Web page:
Green Party
Boston Red Sox's Nick Green, right, celebrates his walk-off home run in the ninth inning of a baseball game with David Ortiz, left, Sunday, June 21, 2009, in Boston. The Red Sox won 6-5.

The Father of All Walkoffs, Just in the Nick of Time

Green Homer Pushes Sox to the Finish | Boston 6, Atlanta 5
Bob Ryan: Green Storyline Was Sealed with a Mist
This Just In: Julio Lugo is Green with Envy
Wake May Have Knocked Himself Out of the All-Star Arms Race
Daddy Dearest: A Big Popup and a Two-Run Papi for Ortiz
The Ramon Ramirez Magic Is Fading, And Okaji Isn't Fooling Anyone
Papelbon Always Makes It Interesting
Sox Get the Hohn Court Advantage

"I didn't even comprehend the fact that I swung at the first pitch and it was a walkoff. I hit second base and everybody is standing at home plate and then I realized what was going on." -- 6.21.09, Nick Green on the win

Beckett Steals the D-Lowe Show

Boston Red Sox starting pitcher Josh Beckett was pumped after his inning ending play in the 8th.
(Barry Chin / Boston Globe Staff)

He's the Complete Package

Plenty of Zip by Ace | Boston 3, Atlanta 0
A Perfect Game for Beckett: 2 Hours, 11 Minutes
'Teknically Speaking, Derek Lowe is the Embedded Red Sock
You Can't Stop Nick Green, You Can Only Hope to Contain Him

"A nice gesture by the fans. They clearly didn't have to do it. They didn't come to watch me. They're great fans. They're very loyal. But you tip your hat to Beckett. It was a great game, but it was a loss." -- Derek Lowe, goodnight and good luck

Let Japan Shoulder the Blame

Team Japan's manager Tatsunori Hara takes the ball from Daisuke Matsuzaka (R), as catcher Kenji Johjima watches, in the fifth inning during the semifinals of the World Baseball Classic against Team USA in Los Angeles, California March 22, 2009

Matsuzaka Makes His Way to the DL with the Old Shoulder Strain
Remember, Tatsunori Didn't Want to Hear from Tito in March

Back on March 2, Team Japan manager Tatsunori Hara was in charge of our $103 million import: The Red Sox keep tabs on Matsuzaka in Japan through team massage therapist Takanori Maeda, whose access to Matsuzaka "has been limited," Francona said. Maeda gives updates to interpreter Masa Hoshino, who relays them to pitching coach John Farrell, who relays them to Francona.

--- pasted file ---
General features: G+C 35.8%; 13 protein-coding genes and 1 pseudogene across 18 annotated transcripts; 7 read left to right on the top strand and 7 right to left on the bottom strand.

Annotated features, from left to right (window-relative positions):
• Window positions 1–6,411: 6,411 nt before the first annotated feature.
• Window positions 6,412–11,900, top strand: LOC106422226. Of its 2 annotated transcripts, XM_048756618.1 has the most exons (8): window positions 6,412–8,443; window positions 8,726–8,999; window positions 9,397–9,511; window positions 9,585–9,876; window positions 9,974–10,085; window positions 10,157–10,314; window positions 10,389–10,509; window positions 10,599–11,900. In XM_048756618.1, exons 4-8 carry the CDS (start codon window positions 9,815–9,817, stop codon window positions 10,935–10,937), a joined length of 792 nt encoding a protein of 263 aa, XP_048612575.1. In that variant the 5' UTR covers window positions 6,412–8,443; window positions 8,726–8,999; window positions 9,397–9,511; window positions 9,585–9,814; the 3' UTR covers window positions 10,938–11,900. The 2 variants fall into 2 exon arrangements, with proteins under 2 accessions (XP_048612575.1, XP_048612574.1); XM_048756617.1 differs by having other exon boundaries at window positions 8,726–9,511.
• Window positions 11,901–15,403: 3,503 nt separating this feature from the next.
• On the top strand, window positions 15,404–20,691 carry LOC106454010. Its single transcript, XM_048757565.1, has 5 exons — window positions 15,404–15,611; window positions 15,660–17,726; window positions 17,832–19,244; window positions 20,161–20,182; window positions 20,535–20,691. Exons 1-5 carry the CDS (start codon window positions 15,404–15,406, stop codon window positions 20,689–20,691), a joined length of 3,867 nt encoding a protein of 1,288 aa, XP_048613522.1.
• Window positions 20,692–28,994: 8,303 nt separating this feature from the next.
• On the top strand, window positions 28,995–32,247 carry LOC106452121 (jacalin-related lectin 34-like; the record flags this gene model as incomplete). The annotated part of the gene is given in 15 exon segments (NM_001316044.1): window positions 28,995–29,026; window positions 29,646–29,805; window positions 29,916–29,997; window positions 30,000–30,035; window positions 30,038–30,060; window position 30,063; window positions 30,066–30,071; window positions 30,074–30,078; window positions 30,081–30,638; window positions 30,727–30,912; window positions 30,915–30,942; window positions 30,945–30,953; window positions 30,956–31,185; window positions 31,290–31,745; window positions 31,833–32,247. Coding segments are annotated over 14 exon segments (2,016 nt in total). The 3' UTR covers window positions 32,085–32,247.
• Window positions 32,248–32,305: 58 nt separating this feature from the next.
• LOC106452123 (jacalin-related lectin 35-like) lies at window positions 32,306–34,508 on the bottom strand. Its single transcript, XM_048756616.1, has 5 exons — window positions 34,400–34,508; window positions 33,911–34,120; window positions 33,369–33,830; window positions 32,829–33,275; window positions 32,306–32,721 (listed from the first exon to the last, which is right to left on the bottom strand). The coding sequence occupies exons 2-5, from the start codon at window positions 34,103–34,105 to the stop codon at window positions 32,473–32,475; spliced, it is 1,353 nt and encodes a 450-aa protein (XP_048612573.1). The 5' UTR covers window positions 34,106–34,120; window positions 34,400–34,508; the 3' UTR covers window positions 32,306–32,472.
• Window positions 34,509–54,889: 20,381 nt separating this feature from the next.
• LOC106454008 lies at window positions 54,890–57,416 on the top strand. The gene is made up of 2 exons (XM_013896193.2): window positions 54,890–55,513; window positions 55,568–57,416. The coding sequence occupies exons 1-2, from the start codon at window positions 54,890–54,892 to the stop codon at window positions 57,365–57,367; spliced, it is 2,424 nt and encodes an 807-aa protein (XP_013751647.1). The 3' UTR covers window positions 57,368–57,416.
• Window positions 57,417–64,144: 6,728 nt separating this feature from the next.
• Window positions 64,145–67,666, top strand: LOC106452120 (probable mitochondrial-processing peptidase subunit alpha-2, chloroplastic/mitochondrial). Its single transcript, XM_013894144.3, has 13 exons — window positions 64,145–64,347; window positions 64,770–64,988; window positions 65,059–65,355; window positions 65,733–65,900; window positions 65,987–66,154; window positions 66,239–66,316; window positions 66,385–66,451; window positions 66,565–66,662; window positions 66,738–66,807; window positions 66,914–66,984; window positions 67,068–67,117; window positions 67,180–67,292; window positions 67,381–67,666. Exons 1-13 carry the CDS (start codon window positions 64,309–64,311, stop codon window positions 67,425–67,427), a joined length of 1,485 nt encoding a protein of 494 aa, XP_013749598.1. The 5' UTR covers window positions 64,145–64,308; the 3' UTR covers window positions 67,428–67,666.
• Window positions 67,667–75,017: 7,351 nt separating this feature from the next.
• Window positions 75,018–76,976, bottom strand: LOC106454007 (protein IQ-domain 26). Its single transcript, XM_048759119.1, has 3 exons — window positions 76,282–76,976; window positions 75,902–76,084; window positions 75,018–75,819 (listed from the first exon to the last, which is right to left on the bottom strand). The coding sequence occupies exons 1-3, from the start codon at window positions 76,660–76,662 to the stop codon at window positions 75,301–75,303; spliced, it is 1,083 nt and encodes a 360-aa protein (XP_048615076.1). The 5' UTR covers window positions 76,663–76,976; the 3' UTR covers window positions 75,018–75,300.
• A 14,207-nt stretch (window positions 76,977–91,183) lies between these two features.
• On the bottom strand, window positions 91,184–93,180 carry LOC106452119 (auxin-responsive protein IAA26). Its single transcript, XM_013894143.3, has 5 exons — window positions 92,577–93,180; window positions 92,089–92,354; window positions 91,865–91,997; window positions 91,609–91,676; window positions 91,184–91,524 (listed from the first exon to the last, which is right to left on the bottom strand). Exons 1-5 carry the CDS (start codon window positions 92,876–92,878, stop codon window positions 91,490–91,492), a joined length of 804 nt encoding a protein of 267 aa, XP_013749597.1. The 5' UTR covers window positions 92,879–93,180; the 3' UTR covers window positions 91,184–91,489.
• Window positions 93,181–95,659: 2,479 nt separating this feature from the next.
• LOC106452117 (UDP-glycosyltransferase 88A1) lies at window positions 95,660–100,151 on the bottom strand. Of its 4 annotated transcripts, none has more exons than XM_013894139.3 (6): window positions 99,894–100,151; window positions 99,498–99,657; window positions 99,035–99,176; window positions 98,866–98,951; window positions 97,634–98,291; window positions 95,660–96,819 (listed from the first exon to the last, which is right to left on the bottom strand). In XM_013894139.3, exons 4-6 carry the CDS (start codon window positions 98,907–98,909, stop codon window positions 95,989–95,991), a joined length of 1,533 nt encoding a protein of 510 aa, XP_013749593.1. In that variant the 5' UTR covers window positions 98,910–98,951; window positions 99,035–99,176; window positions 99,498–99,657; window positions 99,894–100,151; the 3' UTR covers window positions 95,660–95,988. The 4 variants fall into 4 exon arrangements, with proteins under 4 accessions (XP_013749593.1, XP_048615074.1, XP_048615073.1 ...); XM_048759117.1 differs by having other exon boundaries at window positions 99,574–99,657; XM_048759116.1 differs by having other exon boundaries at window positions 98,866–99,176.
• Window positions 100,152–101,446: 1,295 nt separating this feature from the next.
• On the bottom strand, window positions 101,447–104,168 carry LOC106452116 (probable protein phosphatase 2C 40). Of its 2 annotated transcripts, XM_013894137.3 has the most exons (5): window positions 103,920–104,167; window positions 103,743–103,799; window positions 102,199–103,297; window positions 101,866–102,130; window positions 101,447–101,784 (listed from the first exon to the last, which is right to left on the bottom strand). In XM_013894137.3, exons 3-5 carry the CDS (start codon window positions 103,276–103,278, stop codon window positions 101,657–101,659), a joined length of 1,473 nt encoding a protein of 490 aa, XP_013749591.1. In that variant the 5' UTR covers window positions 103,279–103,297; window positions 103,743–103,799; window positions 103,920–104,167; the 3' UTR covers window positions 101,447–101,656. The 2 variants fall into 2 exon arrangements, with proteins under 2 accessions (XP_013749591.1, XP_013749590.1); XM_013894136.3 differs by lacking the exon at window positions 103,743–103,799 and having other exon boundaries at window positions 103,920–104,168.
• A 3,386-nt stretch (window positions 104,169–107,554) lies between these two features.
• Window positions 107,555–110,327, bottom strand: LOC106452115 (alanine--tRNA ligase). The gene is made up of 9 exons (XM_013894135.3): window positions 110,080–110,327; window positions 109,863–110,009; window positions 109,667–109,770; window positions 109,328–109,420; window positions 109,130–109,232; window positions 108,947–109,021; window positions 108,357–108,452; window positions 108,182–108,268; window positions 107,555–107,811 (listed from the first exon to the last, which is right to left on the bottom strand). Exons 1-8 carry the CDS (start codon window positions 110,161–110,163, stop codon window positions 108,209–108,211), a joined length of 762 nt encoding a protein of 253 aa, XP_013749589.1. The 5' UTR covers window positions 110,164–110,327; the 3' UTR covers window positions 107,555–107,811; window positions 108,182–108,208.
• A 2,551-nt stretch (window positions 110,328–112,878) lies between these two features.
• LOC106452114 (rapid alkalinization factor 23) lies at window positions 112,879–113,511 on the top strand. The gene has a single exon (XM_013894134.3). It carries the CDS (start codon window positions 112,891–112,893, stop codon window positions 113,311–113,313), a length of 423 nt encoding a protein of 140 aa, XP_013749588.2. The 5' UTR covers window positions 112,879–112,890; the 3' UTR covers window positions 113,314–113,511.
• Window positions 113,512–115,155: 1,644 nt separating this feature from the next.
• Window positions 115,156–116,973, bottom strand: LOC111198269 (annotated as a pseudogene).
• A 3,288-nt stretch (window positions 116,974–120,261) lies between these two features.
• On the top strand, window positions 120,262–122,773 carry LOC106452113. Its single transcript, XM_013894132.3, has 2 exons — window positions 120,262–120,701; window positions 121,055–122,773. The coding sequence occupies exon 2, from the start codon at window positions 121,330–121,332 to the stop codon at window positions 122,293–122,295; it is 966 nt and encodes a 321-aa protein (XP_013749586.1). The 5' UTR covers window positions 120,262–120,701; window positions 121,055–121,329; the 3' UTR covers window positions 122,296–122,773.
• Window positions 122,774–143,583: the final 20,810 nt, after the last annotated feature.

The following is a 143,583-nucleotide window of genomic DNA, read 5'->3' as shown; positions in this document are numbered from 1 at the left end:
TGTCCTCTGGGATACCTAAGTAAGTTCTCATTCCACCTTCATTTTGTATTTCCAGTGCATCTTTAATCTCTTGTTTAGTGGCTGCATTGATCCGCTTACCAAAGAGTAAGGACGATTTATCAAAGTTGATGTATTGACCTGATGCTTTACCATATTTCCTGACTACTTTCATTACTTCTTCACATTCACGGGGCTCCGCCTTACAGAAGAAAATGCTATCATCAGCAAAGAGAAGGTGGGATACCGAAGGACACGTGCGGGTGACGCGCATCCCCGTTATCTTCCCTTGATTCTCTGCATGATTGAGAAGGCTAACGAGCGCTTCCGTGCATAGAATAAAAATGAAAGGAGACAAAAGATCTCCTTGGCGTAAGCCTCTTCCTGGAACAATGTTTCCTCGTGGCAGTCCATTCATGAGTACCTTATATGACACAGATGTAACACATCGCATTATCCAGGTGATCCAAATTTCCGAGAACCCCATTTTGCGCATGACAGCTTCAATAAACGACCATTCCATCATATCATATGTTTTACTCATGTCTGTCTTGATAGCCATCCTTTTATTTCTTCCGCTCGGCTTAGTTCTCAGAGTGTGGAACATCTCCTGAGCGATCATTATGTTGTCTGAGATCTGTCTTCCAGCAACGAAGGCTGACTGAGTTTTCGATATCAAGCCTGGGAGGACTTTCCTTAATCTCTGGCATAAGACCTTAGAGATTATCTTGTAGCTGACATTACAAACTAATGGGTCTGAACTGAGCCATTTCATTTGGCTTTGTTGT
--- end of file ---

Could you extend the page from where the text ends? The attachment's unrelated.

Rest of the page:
"So there's a few channels," Francona said. "There's no other way to do it. We can't go over there and watch. And it's their team. I'll be glad when he's back and throwing the ball well. There's no other way to get around it."

Francona has spoken with managers of other WBC teams about the workload of Red Sox players, and he offered a line of communication with Japan's manager, Tatsunori Hara.

"There didn't seem to be a lot of interest," Francona said. "So we didn't push it. You hope you're talking to somebody, it's almost like a partner. And if it doesn't come across as that, it doesn't do any good just to offend somebody. -- 3.2.09, Boston Globe Red Sox notebook

BDD is a feature of All posts are by Steve Silva unless otherwise indicated.

Boston Globe:

Rodriguez looks like the steal deal > Despite effort by Rodriguez, Red So fall > Tazawa has come a long way, on and off field

Boston Herald:

Lauber: Eduardo Rodriguez showing Red Sox he's special > PawSox start looms large for Masterson


Rodriguez gem wasted > Chili Davis doesn't want to turn Red Sox into free-swingers > Red Sox draft catcher in third round

NY Post:

How Mariano Rivera has influenced Yankees' top pick > Why starting rotation could be a big Yankees' strength

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